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Author Biography:

Stephanie Taylor Christensen  is a freelance writer who covers personal finance, career, health,and small business news. She is the founder of Indebtedless and Om for Mom prenatal yoga in Columbus, Ohio. Connect with her on Twitter.@STCWriting or www.stephanietaylorchristensen.com



Tips For Keeping Your Home-Based Business Legal
By Stephanie Taylor Christensen Monday, September 18, 2017
Keeping up with the many legalities that come with selling handmade products can be a full-time role in its own right —even when your operations are based out of your home. Here are some of the important regulations all handmade business owners should be aware of to ensure that product labels are compliant with the latest regulations, and to protect your business from potential legal action. 
 

Confirm That You Understand Your Category:

The U.S. Food & Drug Administration (FDA) is tasked with ensuring that cosmetics are safe for consumers, properly labeled, and tested before being brought to market. While it’s important to ensure that you correctly interpret what “rules” apply to your handmade business—it can be challenging to understand what category your products technically fall into, based on the FDA’s definition of them.
  • Cosmetics products: Under the FDA definition, cosmetics may be makeup, moisturizer, hair products, perfume and nail care.
  • Personal care: Some soaps, supplements and aromatherapy products are considered part of the personal care category by the FDA—but could be classified as drugs, based on the intended use of the item, and how you present the product ingredients and benefits in product labels, and marketing materials.
For example, a handmade soap made with an essential oil that claims to address a condition like acne or rosacea could be considered a drug, and is subject to the FDA regulations for them. Confirm that you’re selling the type of the products you intend based on FDA regulations, before you start selling them. 
 

Stay Current on Labeling Guidelines 

The FDA publishes all of the current labeling requirements and details in the Fair Packaging and Labeling Act online; check in with them frequently to ensure that your products are compliant with the latest standards. 


While there are many nuances to the Act, there are some basic product labeling rules every handmade business owners should know, including:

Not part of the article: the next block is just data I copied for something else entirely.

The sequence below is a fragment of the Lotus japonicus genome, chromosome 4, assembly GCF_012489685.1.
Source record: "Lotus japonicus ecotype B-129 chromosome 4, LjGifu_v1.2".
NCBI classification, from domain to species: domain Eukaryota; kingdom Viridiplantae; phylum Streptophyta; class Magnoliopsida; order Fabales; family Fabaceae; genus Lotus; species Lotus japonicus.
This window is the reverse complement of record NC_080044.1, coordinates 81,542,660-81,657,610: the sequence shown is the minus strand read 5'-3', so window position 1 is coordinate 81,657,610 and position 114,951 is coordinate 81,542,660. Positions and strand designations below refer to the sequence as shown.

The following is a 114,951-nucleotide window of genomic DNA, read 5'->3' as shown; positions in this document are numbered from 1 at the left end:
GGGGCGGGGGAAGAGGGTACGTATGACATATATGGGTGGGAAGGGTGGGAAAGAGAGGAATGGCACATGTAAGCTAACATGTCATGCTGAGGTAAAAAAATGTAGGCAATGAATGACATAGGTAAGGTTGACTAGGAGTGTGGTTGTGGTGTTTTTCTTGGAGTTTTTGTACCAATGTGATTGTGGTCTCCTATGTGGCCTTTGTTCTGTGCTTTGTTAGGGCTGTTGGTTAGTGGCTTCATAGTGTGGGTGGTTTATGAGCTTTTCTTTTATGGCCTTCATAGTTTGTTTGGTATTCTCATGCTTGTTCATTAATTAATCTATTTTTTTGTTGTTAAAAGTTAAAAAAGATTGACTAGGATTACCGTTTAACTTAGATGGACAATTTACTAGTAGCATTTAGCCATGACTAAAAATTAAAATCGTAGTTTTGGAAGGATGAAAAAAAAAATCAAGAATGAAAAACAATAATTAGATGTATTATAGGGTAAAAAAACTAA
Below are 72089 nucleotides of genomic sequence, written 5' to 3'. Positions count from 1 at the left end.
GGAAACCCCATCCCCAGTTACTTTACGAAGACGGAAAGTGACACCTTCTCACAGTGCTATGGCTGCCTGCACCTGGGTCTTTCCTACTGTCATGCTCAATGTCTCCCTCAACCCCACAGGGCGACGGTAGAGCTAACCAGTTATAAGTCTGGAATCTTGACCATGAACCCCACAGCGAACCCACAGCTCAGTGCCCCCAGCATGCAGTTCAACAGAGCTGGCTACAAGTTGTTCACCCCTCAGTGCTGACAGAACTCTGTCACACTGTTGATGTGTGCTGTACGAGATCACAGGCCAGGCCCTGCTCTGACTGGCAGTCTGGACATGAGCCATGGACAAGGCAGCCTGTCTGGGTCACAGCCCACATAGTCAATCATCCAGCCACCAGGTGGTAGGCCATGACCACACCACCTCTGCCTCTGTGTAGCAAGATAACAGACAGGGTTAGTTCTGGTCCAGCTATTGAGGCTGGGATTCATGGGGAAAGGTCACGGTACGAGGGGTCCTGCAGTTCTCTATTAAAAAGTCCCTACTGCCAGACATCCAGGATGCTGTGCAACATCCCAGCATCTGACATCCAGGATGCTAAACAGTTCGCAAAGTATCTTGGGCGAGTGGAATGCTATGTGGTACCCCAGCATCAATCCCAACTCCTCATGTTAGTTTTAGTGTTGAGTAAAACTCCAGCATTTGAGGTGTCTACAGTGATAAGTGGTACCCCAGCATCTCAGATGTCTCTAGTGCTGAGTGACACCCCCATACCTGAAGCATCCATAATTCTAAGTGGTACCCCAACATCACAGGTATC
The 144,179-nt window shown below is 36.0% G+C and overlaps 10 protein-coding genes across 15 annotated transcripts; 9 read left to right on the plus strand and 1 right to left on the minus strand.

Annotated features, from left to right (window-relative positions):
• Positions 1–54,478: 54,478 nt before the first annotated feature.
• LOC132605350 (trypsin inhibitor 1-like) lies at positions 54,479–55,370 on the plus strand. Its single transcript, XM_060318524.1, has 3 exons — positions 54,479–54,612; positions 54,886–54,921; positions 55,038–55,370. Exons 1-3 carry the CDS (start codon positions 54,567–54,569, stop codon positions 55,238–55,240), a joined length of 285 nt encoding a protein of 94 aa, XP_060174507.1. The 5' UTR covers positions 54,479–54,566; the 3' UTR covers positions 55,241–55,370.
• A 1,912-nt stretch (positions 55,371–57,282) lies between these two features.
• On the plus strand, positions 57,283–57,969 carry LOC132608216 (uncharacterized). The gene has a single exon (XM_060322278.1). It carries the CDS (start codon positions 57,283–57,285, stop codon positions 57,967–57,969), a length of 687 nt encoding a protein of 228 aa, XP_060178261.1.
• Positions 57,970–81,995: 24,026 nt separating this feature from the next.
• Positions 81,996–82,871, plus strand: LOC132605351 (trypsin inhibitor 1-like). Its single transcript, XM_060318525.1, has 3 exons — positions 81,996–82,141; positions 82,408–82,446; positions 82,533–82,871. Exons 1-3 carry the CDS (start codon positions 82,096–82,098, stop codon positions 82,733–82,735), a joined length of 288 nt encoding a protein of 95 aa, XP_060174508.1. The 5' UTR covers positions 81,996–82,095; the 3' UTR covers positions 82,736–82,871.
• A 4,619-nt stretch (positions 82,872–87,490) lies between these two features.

• Principal display panel (PDP) standards: The FDA requires that a PDP be large enough to accommodate all required label information “with clarity and conspicuousness.” For a rectangular package, the PDP must take up an entire side; for cylindrical packages the PDP must be 40% of height x circumference.
  • Basic labeling guidelines: Familiarize yourself with minimum font standards for labels, when abbreviations and bold face fonts can and cannot be used, and guidelines for appropriate background contrast and “breathing room” for other design elements in the packaging. 
If you outsource product or label design to freelancers, consultants, or package design agencies, ensure that you partner with those who have proven expertise in the cosmetic and drug industry, and are familiar with the latest FDA guidelines for labels and packages for the types of products you sell. 
 

Be Proactive About Trademarks, Patents and Trade Secrets

It may not seem necessary to secure legal intellectual property protections in the form of trademarks, trade secrets, or in some cases, formulation patents, when you’re just developing a customer base-- but you can’t predict how well-received your products will be by consumers—or competitors. Secure the advice of a patent or trademark attorney who has experience in the handmade industry to make sure you’ve secured intellectual property ownership for your assets, before you release your great ideas to the masses. 

Secure Adequate Insurance 

Even the smallest home-based businesses need additional business insurance protections—regardless of whether you host clients, or have employees. Some homeowners insurance policies may offer limited coverage on business equipment—but most exclude business activities and products from the policy. 
  • If you are a one-person operation and don’t bring clients, employees or vendors to your home-based business: An additional rider to your homeowner or renter’s policy may be adequate, and is typically inexpensive.
  • If you want more comprehensive coverage, host clients, or have employees: Consider a business owner’s policy (BOP). It covers many tangible and intangible aspects of running a home-based business, including coverage for business equipment, protections for business interruption, and against malpractice or professional liability claims.
  • If you sell your products at festivals and pop-up events. Secure a separate business auto policy to ensure you’re properly covered if you get into an accident while driving to and from business-related events. 


 
 
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